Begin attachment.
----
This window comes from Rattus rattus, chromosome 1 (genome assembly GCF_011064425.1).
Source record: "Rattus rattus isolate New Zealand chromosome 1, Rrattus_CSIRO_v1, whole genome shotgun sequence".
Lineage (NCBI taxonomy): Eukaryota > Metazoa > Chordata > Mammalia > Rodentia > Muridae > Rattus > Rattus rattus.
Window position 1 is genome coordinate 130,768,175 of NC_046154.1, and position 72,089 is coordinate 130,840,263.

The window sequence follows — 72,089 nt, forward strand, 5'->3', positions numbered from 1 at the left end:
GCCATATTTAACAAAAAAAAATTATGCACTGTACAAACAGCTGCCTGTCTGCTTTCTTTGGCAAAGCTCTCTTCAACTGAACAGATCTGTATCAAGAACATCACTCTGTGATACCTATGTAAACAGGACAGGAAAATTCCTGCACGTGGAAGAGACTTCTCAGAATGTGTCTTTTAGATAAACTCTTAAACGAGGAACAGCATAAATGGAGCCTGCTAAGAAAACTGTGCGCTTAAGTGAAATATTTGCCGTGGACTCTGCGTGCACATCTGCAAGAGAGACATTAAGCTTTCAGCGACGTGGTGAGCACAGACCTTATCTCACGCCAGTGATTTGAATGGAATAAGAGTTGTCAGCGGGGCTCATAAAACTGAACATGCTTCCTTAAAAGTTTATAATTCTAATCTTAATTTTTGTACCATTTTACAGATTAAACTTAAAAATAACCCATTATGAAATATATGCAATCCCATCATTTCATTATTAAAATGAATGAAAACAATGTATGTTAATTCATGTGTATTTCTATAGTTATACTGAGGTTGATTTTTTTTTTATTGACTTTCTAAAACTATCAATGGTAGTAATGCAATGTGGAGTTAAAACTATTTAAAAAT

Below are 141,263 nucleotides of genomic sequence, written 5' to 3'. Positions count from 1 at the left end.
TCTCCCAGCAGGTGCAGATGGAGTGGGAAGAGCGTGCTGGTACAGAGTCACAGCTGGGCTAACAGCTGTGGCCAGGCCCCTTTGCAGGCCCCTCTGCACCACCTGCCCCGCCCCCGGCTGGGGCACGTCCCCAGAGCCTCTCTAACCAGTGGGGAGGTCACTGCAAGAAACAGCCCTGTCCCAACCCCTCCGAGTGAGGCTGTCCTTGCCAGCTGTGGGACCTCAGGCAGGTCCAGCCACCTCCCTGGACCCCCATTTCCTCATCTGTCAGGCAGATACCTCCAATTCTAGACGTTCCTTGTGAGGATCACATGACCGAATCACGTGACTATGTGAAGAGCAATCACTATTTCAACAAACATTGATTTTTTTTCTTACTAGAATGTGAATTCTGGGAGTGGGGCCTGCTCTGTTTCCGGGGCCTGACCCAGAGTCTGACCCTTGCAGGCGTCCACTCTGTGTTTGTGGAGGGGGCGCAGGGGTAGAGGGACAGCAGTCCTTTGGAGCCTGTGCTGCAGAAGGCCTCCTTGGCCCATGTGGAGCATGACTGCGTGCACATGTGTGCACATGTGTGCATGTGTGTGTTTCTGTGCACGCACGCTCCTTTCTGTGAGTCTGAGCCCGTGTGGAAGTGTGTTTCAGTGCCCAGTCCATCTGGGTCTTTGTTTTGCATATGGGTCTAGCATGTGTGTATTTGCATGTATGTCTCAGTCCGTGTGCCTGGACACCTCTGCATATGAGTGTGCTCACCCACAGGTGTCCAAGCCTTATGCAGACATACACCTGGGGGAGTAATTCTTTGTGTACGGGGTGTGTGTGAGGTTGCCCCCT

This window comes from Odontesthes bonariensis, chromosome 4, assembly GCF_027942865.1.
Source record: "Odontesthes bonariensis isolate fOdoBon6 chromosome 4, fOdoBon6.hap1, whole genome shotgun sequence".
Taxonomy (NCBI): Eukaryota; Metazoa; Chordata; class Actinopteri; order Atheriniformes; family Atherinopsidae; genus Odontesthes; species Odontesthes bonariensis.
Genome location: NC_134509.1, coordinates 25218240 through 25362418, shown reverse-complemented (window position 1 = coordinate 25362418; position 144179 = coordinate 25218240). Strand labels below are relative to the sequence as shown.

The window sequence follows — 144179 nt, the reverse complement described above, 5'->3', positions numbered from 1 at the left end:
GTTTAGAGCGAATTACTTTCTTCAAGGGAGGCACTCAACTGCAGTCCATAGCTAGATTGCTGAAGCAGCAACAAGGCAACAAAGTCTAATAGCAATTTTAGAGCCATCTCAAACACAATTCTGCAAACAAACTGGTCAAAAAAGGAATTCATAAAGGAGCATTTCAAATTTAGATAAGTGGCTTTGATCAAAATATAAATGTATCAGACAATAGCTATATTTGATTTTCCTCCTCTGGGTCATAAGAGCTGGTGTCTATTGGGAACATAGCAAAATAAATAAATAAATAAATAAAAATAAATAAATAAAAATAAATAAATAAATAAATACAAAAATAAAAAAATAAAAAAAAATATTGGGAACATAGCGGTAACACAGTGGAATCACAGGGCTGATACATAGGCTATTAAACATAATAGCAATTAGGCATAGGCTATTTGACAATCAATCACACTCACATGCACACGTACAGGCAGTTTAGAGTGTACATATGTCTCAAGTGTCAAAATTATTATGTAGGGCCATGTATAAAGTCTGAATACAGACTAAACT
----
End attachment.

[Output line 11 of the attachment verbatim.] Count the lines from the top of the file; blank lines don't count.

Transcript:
Taxonomy (NCBI): Eukaryota; Metazoa; Chordata; class Actinopteri; order Atheriniformes; family Atherinopsidae; genus Odontesthes; species Odontesthes bonariensis.